Nurses were expected to be proficient in both mental health and physical nursing, as well as to be knowledgeable of the various mental illnesses and how they may appear.
For the majority of the nineteenth century, trained nurses did not work at hospitals or asylums. The members of staff who interacted frequently with the patients and who were not doctors were commonly referred to as “attendants” or “keepers.” This group did not typically receive formal training, and was drawn from working class individuals, often with no other place to go.
During its early years, Rockwood Asylum employed an equal number of male and female attendants, each responsible for the care of their own sex. The duties of the attendants in the first decades of the institution were extensive and varied, including full responsibility for the daily care of patients. Attendants were paid very little for their nearly constant efforts, with female attendants making 10-20 dollars less monthly than their male counterparts. Partially due to poor salary, the institution was unable to entice “attractive” individuals to the position and as a result, doctors treated the attendant population with disdain.
When Charles Kirk Clarke assumed the position of Superintendent in 1885, he petitioned the government to raise the attendant salary. He was successful in obtaining a twenty-five percent wage increase for the female staff in 1888. In light of this event, Clarke decided that all female attendants would be required to undergo training at the institution. On April 12, 1888, the foundation of the Rockwood Training School for Nurses was announced. The school advertised it was the first of its kind in North America due to its specified instruction for psychiatric nurses. The program was expected to attract “the most desirable class of girls.” Applicants to the school had to be under thirty-five years of age and single. They were required to pass a preliminary English exam, and provide satisfactory references. Once accepted, the program would take two years to complete, with nursing candidates expected to pass yearly exams with at least fifty percent in each subject, tested by an impartial city physician. The first class of seven students from the Rockwood Training School for Nurses graduated in 1890, becoming the first specifically trained asylum nurses in the country.
By the time Clarke left the institution in 1905, the school offered an extensive curriculum, taught by various professionals. Nurses were expected to be proficient in both mental health and physical nursing, as well as to be knowledgeable of the various mental illnesses and how they may appear. The students were expected to attend lectures, learn practical skills from demonstrations, and complete assigned textbook readings. Alongside their medical duties, nurses were instructed in basic housekeeping, vermin prevention, patient intake, and companionship.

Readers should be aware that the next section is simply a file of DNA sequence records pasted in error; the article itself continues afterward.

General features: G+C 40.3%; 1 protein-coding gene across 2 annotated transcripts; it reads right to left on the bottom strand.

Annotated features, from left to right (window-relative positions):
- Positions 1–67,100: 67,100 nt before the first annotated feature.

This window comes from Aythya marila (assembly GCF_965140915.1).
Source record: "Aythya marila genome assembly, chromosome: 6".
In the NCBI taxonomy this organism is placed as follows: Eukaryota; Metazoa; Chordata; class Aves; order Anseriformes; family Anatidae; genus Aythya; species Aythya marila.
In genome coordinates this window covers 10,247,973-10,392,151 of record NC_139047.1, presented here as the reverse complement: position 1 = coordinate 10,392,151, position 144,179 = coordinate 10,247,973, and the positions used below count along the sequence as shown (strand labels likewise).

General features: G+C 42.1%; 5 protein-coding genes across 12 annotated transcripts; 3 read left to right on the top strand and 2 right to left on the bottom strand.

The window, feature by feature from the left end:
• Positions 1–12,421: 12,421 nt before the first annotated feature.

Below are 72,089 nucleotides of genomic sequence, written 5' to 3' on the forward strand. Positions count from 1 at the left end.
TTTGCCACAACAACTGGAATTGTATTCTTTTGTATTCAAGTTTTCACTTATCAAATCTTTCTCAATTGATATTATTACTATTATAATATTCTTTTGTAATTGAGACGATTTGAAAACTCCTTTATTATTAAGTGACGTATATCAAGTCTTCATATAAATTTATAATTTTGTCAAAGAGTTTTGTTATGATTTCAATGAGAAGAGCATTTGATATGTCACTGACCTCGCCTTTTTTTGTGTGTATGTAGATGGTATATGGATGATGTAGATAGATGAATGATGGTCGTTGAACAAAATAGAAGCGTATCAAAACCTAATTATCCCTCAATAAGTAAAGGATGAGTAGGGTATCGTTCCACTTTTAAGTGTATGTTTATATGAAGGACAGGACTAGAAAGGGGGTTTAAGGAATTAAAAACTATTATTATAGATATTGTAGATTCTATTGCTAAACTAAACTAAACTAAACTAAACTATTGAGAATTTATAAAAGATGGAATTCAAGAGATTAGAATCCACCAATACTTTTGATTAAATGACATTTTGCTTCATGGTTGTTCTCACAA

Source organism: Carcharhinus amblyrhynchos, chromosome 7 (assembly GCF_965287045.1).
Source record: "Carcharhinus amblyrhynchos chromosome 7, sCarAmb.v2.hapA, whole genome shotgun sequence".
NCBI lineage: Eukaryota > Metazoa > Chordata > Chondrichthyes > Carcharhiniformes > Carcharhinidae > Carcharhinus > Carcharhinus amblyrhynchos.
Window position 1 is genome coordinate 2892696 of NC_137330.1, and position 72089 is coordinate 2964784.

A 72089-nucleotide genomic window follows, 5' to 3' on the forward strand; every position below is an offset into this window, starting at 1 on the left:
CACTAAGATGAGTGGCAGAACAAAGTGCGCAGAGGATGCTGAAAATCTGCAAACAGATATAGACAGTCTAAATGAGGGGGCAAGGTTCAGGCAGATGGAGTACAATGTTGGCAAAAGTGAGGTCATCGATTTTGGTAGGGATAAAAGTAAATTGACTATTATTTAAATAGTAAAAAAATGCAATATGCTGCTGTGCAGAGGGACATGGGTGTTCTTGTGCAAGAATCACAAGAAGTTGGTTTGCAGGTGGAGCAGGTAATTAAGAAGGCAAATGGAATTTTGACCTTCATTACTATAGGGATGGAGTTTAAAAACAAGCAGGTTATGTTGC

Clarke felt that graduates from the Rockwood program were of a higher caliber than nurses’ graduating from other hospital programs. He would write, upon leaving the institution in 1905, about the success of the training school:
“Few of those who were on the staff, when I came remain, but those who are still here will testify that the Rockwood of today, while far from the ideal we set out to attain, is so different from the crude and primitive Institution it supplanted. The greatest revolution was effected by the establishment of the Training School for Nurses, and when I look abroad and see how many of the graduates have reached success, I am indeed proud of the results achieved. If what is here known as the “Rockwood Spirit” has manifested itself anywhere, it is in the School for Nurses- the relation between nurse and patient is a very different thing from that between attendant or keeper and patient.”
Nurses slowly replaced attendants throughout the country as the century progressed. Rockwood Asylum can today be remembered as the location where training of the first psychiatric nurses in Canada took place, a highlight of its history.
About the Author : Victoria Bowen
Victoria Bowen is the 2019 Margaret Angus Research Fellow. Victoria recently finished her undergraduate degree at Queen’s University, and has returned Queen’s University this fall to begin her Master’s in Art History. This summer, Victoria developed a manuscript that examines Rockwood Asylum in the late nineteenth century, focusing on the impact gender had on the experiences of patients at the institution.
 Patrick J. Connor, “Neither Courage nor Perseverance Enough,” Ontario History 88:11 (December 1995): 252.
 Ibid, 263.
 Bruce R. Thomson, 125 Years of Keeping People Healthy (Kingston: Kingston Psychiatric Hospital, 1981): 18.
 Ontario Inspector of Prisons and Public Charities, Annual Report of the Medical Superintendent of the Asylum for the Insane, Kingston, Ended 30th September 1888 (Toronto: Warwick and Sons, 1889): 63.
 Ibid, 63.
 Ontario Inspector of Prisons and Public Charities, Annual Report of the Medical Superintendent of the Asylum for the Insane, Kingston, Ended 30th September 1903 (Toronto: Warwick and Sons, 1904): 56.
 Ontario Inspector of Prisons and Public Charities, Annual Report of the Medical Superintendent of the Asylum for the Insane, Kingston, Ended 30th September 1890 (Toronto: Warwick and Sons, 1891): 93.
 Cheryl Lynn Krasnick Warsh, Moments of Unreason: The Practice of Canadian Psychiatry and the Homewood Retreat, 1883-1923 (Montreal: McGill-Queen’s University Press, 1989): 38.
 Ontario Inspector of Prisons and Public Charities, Annual Report of the Medical Superintendent of the Asylum for the Insane, Kingston, Ended 30th September 1905 (Toronto: Warwick and Sons, 1906).